Students on Ice sets sights on Baffin Island, Greenland
“You’re now ambassadors and will be when you go home"
On Aug. 1, 25 young people from Canada’s Inuit regions, along with 50 other students from around the world, will sail from Iqaluit to view icebergs and wildlife before heading from Qikiqtarjuaq to western Greenland.
That’s the plan for their 12-day educational cruise with the organization, Students on Ice.
During the journey, they’ll also explore the tundra during land trips and learn about whales, seals, walrus, caribou, Arctic hare, and climate change.
The youth, aged 14 to 18, will be accompanied by 43 Students on Ice staff members, who include scientists, aboriginal elders, historians, artists, writers, innovators, leaders and polar experts, as well as Iqaluit Mayor Madeleine Redfern and Mary Simon, the former president of Inuit Tapiriit Kanatami.
After setting off from Iqaluit, the first scheduled stop is at the Savage Islands near the southeastern tip of Baffin Island.
In Iqaluit on July 30 before the Students on Ice departure, Kelvin Ivalutanar, 16, of Repulse Bay, told Nunatsiaq News he’s looking forward to learning more about the Arctic environment and wildlife.
Ivalunatar said his teacher first suggested he might be interested in the trip, and so he applied to join the group, which offers scholarships to many participants.
His family is now “very happy” that he was accepted for the trip.
“I’m very excited to meet a lot of people and to make new friends,” Ivalunatar said of the students from all over Canada, the United States, India, Iceland, Germany and northern Russia.
Activities will include interpretive hikes, community visits, wildlife encounters, visits to Arctic communities and archeological sites, and a chance to acquire first-hand knowledge and insight into climate change.
“You’re now ambassadors and will be when you go home,” Students on Ice president and founder Geoff Green told the youth, who arrived in Iqaluit July 30.
After introductions, Nunavut’s Johnny Issaluk gave a demonstration of traditional Inuit games.
“You’ll get friends from all over the world that will go on for a lifetime,” said Issaluk, adding, “I’m very happy you’re going and I wish I could go with you.”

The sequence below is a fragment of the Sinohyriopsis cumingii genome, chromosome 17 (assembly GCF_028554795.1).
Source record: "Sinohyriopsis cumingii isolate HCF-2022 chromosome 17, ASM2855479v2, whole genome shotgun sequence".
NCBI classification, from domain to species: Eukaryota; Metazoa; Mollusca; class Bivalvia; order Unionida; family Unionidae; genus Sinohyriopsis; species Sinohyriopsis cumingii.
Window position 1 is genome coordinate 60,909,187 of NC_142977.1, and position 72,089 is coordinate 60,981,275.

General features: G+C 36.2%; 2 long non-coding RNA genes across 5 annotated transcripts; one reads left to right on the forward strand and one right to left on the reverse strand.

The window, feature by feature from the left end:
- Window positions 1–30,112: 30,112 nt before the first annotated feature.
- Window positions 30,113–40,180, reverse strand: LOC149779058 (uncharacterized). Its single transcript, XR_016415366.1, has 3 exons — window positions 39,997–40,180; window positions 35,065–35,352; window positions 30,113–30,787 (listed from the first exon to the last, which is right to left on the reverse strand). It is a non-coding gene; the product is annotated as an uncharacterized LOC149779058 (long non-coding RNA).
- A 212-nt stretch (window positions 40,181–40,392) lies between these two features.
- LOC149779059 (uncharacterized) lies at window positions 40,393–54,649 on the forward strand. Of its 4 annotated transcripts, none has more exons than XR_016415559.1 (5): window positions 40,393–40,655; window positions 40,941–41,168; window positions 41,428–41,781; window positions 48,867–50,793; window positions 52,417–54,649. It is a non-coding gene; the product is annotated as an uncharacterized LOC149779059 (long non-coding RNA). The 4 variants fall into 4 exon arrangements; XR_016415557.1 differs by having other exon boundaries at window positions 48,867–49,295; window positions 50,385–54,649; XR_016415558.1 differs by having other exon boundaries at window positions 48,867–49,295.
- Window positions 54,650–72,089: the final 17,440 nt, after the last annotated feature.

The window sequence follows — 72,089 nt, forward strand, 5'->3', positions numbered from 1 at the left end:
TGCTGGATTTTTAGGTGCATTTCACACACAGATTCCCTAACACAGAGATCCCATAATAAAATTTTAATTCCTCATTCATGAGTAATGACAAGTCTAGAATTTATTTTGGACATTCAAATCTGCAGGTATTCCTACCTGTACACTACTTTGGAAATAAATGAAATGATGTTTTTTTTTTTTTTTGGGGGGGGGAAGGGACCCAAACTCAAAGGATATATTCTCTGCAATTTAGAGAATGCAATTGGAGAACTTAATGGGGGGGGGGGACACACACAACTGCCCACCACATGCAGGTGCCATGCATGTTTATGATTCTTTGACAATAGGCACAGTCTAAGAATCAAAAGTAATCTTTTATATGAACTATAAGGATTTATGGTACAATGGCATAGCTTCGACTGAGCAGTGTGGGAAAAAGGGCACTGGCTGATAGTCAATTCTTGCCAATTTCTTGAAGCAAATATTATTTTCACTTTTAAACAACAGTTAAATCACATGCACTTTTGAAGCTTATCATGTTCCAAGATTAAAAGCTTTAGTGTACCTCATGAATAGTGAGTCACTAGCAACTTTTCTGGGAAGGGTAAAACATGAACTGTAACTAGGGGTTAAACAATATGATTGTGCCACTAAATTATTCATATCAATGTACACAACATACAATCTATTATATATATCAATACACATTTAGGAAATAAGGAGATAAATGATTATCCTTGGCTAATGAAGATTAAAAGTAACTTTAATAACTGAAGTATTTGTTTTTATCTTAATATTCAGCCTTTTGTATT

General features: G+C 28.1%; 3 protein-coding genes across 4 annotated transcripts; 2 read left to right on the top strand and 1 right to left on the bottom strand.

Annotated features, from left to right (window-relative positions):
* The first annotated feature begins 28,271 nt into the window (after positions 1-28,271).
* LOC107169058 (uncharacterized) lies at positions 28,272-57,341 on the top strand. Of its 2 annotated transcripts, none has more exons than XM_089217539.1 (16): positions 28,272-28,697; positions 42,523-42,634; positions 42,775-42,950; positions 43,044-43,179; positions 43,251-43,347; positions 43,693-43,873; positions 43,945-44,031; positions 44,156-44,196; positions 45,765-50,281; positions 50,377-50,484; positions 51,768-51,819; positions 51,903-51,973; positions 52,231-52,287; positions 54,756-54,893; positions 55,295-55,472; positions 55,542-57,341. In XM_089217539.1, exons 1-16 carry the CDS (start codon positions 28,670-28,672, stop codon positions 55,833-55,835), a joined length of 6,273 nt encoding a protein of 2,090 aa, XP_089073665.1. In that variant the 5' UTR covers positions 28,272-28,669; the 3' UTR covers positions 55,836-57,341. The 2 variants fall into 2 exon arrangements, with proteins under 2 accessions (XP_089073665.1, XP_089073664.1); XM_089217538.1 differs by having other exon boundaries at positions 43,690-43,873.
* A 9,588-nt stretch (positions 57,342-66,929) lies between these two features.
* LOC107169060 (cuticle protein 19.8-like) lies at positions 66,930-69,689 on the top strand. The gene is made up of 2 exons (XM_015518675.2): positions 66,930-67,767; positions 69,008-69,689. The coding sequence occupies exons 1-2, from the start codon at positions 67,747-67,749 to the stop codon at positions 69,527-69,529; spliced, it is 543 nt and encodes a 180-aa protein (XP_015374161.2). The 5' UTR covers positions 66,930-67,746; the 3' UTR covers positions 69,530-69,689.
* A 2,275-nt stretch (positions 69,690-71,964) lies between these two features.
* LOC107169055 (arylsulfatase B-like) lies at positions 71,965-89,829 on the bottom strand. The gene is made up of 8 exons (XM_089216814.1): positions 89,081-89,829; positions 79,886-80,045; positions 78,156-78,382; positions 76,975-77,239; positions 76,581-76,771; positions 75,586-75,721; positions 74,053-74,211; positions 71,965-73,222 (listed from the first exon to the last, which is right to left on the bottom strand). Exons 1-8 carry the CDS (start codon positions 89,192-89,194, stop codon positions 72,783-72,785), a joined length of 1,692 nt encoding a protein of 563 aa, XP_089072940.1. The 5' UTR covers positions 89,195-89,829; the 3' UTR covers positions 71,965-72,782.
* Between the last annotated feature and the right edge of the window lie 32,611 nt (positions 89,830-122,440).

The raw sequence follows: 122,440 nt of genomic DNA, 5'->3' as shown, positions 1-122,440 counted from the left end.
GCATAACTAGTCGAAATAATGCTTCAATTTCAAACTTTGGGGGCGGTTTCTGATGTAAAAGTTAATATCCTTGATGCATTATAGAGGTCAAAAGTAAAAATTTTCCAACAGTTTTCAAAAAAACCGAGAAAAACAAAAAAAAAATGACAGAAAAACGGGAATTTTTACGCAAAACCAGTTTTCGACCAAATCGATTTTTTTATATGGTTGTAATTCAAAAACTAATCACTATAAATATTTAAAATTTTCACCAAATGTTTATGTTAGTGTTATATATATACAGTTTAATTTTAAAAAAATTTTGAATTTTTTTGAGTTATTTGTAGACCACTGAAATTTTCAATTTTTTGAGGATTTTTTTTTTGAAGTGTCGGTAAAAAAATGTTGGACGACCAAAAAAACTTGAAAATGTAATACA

Along for the trip as an educator, scientist David Gray plans to teach the kids about Arctic mammals such as muskox, Arctic hare and caribou in presentations on the ship.
An on-the-land workshop called “Skin and Bones” will show how every part of an animal can be used and not wasted.
Gray, who was been on eight other Students on Ice trips, said he’s interested in general ecology and how everything in nature “fits together.”
“The goal for me is to teach people who had either no Arctic experience or a different kind of Arctic experience in a different place, to teach them what’s there, what it means to us as humans, what it means to the future of us as humans and just try to get them thinking about the whole network of life,” Gray said.
The combination of youth from different cultures is a good thing, he said.
“To the kids from the United States or California or Germany it’s all new. It’s a combination of teaching the whole thing to kids who have never experienced anything, incorporating the knowledge that the local kids have and helping it all come together.”
Fifteen-year-old Laura Ocean McLeod of Aklavik, this year’s ITK youth ambassador, also an avid photographer and camper, said “things are rapidly changing in the world, and we feel the effects of it up in the Arctic.”
“It’s necessary for me to learn about the place I live. I want to effectively communicate to the people of Aklavik and population of the Beaufort Delta that we can and do make a difference,” she told Nunatsiaq News.
Since 2000, more than 1,800 high school and university students from 40 countries have visited the polar regions with the Students on Ice program.
The students will be keeping daily blog journals and journalists on the ship will be posting content on the Students on Ice website.